Is it due to public apathy, ignorance or absolute faith in the current ruling system that we the people sit and watch as the rulers of this country entrench their powers further by manipulation of the constitution, which ironically is the document of the people and not a person.
Anushka is a core group member of Beyond Borders and a lawyer in the making, currently studying in her second year of law. Her opinions are her own.
8th of September 2010 marks the new era. The end of Sri Lanka as we know it and a new beginning. An era of limitless power and political overhaul. The birth of the 18th amendment with a majority of 141 votes. 161 against a mere 20! Even the numbers don’t seem quite right next to each other!
I speak to friends with animation trying to make sense to be answered back with “I am sorry I didn’t have time to read what is in the 18th amendment!” or “I don’t do politics”.
I wake up to a protest for the 18th Amendment! I wonder whether these people even know what the 18th Amendment entails… Or be these people like in all other protests being packed in and brought to perform their duty. ( the question is rhetoric. Of course we all know the answer to this!)
I yearn to ask these protesters what they scream for, but of course I am no way near them. Surely for my better health.
In the evening there is a meagre crowd holding candles at the peaceful vigil expressing their resentment towards the Amendment. There is more police around it than those who are actually participating. I tell them that there are not many people, to be answered that it is an improvement from the previous experiences. So does that mean we are finally making sense to people??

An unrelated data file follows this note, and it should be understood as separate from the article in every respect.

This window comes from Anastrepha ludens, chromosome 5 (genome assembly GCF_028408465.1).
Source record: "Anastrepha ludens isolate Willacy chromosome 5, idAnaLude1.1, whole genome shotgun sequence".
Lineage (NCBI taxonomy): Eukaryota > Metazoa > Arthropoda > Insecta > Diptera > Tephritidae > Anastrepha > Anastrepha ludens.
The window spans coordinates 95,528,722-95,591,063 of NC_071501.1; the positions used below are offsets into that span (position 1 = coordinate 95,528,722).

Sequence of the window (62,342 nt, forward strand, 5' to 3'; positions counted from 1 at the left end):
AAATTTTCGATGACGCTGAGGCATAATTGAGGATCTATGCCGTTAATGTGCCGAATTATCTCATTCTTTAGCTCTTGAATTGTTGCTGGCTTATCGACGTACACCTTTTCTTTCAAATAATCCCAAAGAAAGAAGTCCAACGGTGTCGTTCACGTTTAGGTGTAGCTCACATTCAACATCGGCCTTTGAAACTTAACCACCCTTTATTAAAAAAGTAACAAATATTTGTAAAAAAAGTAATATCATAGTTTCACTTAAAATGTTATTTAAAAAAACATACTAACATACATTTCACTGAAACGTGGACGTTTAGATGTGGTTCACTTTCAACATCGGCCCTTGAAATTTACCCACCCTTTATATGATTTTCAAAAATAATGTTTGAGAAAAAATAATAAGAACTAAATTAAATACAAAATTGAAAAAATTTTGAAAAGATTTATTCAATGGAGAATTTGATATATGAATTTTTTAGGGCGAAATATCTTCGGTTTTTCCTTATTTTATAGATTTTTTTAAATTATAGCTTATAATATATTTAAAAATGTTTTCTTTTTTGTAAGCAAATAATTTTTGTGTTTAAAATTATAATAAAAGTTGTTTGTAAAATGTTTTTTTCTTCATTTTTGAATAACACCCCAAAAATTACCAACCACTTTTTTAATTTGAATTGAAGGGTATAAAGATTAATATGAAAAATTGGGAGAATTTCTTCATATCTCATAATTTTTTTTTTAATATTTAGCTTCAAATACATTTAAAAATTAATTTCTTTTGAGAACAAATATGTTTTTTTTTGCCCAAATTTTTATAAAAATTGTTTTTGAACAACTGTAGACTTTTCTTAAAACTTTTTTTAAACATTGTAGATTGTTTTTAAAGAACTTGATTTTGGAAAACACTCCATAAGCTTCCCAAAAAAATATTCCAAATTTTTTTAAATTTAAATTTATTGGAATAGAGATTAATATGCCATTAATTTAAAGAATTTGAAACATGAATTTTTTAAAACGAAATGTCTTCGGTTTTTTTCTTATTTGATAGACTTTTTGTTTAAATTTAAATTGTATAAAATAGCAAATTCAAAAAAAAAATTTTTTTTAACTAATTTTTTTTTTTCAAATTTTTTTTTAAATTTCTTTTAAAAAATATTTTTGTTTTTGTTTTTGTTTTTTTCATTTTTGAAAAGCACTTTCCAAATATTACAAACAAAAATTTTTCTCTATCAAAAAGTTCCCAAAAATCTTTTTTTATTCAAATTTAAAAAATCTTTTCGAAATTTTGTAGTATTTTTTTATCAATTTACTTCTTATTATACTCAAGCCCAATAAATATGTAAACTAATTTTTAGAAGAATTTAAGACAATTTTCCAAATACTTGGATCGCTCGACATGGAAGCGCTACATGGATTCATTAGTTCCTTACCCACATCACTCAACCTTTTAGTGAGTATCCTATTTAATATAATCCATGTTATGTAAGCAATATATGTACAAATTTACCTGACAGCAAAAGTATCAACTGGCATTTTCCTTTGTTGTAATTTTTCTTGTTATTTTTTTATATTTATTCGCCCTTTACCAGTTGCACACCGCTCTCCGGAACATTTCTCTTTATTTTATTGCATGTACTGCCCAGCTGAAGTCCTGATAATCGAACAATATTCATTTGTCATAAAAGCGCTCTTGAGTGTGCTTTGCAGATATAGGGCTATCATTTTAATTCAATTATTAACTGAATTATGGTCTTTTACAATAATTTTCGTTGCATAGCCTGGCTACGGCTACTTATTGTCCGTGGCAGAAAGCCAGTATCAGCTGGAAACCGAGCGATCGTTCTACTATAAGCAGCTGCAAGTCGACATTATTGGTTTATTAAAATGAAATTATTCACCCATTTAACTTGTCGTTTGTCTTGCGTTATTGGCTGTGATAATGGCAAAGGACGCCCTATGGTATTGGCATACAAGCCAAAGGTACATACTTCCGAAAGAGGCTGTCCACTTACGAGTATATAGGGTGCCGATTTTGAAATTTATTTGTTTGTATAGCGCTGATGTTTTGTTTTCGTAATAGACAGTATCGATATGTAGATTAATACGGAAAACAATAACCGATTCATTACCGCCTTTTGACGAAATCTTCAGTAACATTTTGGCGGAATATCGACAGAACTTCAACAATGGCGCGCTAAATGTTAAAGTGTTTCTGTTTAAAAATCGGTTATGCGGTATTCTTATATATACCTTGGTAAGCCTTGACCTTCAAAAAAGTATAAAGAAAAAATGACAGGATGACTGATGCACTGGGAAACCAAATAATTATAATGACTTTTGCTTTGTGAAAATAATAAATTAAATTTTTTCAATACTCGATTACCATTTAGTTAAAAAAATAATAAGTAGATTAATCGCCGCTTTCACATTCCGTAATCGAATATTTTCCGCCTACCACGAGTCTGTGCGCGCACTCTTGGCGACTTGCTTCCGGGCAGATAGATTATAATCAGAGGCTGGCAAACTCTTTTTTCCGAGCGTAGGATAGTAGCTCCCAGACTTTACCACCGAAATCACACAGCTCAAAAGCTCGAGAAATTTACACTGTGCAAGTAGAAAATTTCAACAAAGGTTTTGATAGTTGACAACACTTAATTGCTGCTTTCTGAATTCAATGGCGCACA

Ever so faithful “dialog sms news” arrives on the phones of those who have subscribed announcing the result of the vote. 160 for and 20 against! People not much surprised at the outcome. They knew it was coming. But fail to hide the bafflement at the one digit missing when contrasting the numbers.
Arrival of another sms, announcement of a mistake in the information transmitted. The guy next to me finds it amusing, adds “I am sure some more people would have jumped.” (if you are Sri Lankan you know the meaning of “jumped”. But for the enlightenment of others, it would be a reference to those politicians who change from the opposition to the governing party.)
With all his smirking, he did manage to make sense. After all it was all quite predictable.
At office I hear explosions. My thought: the war being over, where do such sounds emanate?
My boss explains “sound of celebrations”.
I nod, busy cutting paper articles on the Amendment.
I need to keep them, carefully pasted on a scrapbook.
When and if I ever live to have grandchildren, I will show the date on the articles to them and tell, “Look kids! This was the day the Sri Lankans got the best of their stupidity! The day they all marked the beginning of an end!”
Vositha is a legal researcher, law student and ardent Eco-activist working with Project Act, our environmental project. Her views are her own. The original post and more of her writing can be found here.